Once again, the prospect valuations are based on the research from Fangraphs. Take it up with them if you think their research is wrong. Here’s a link for you:

        I’d advise that you read it.

        And once again, you are completely ignoring the financial components — which is ironic coming from a Cubs fan, because the reason the Cubs are in their predicament is because of the financial pressure from their owner.

        What you are really comparing here is the field value of each player — and yes, by that measure one package here far outstrips the other. But you can’t do that in a vacuum — those established players all cost a whole bunch of money.

        GMs like Dombrowski and Sabean have been fired for making that mistake, despite each winning the biggest trophies — and they’ve been replaced by younger executives who understand that it’s not that simple — you have to factor in cost efficiency.

    • John Bitzer

      Thanks for the feedback. Two points to respond to your questions: Prospect valuations are based on research from Fangraphs (and other similar studies):

      They are admittedly volatile. We are not prospect evaluators ourselves — we’re simply translating the numbers of the professional ratings services, so if they change their ratings, their numbers will change on our site. These ratings already incorporate the inherent risks. One key point is that top prospects have a much higher probability of both making the majors and being productive. Not all will succeed, of course, so you have to look at the ratings (and our numbers) as probablistic — the net present value of bust vs. success.

      To your question about Urias: we recognized after he was traded that there is a gap in the model, and that is that once a prospect graduates from prospect status, he is no longer rated as such. In effect, his last rating is frozen in time. This is a problem because if he were still being rated, that rating might have changed. Fangraphs still shows Jharel Cotton as a 55, for example, but that makes no sense anymore because he was let go by the A’s for $100K, so if they were still rating him as a prospect that likely would have changed downward. This matters because in our model, for players with small sample sizes at the MLB level, we blend their performance data with their last prospect rating based on a weighted average of service time, to get a sense of their upside if they don’t do well at first. But the point is that we can’t treat that last rating as sacrosanct, as we did with Urias, because it’s out of date — we have to make an educated guess as to how it might have changed if they were still rating him. And there’s a big gap between a 55 and a 50; hence the drop in that case.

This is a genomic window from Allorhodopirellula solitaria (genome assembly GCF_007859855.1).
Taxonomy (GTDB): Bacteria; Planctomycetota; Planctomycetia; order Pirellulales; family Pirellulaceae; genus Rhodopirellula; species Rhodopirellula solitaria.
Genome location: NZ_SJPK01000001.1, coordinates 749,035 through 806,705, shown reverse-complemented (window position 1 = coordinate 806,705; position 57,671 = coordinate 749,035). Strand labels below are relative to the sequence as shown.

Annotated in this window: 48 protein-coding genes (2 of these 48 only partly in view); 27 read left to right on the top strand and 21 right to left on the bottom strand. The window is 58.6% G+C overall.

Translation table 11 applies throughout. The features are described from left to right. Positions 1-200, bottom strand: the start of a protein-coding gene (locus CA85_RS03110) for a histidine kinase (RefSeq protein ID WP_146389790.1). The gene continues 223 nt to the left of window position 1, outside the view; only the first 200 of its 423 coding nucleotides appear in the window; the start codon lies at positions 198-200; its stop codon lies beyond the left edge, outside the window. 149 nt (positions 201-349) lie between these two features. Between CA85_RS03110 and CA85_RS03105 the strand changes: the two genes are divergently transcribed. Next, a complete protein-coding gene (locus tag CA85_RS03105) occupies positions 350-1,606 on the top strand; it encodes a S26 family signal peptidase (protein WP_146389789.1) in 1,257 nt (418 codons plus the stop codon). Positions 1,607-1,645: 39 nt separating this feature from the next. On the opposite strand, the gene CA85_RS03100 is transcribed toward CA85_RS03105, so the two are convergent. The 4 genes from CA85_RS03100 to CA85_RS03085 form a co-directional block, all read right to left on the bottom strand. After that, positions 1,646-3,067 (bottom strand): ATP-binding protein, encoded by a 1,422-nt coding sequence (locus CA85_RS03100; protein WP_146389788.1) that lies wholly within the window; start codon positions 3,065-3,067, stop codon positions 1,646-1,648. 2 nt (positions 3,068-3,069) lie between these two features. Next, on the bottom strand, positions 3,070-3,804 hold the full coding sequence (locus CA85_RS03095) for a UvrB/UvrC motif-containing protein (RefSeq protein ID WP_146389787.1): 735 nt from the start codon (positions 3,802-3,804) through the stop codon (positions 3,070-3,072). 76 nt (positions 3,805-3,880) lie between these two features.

4. Dave Sampsell

    John – Who says “no” to this trade which your site says is an exact value match? Again, you have got to bring more balance to this site. I LOVE the idea of what you are trying to do. But you’ve got to find a way to mix in a lot more variables to make this really logical.

    Carter Kieboom and 6 years of control for Nolan Arenado (you have him at 7 years of control in your valuation), 2 years of Gray and 5 years of Dahl.

    If Arenado was locked up for seven years the Nats would be sending many multiple pieces back to Colorado for him, not the other way around as you suggest for Kieboom. Arenado is 28. He’s going to be 35 when his deal expires. DC would be getting what are considered his prime years. Yes, he’s expensive. That’s for a reason. The odds any single prospect approaches his production are always astronomically high.

    • John Bitzer

      See my response to your other comments. In short, I agree with your first point. The site is not set up yet to factor in individual team needs and budgets. For now, we’re letting the community of users weigh in on those, and it works well enough. We have plans to enhance the site in the future to build in those other factors.

      But once again, you’re significantly undervaluing the financial aspects, which are very real for front offices. We can agree to disagree on that point.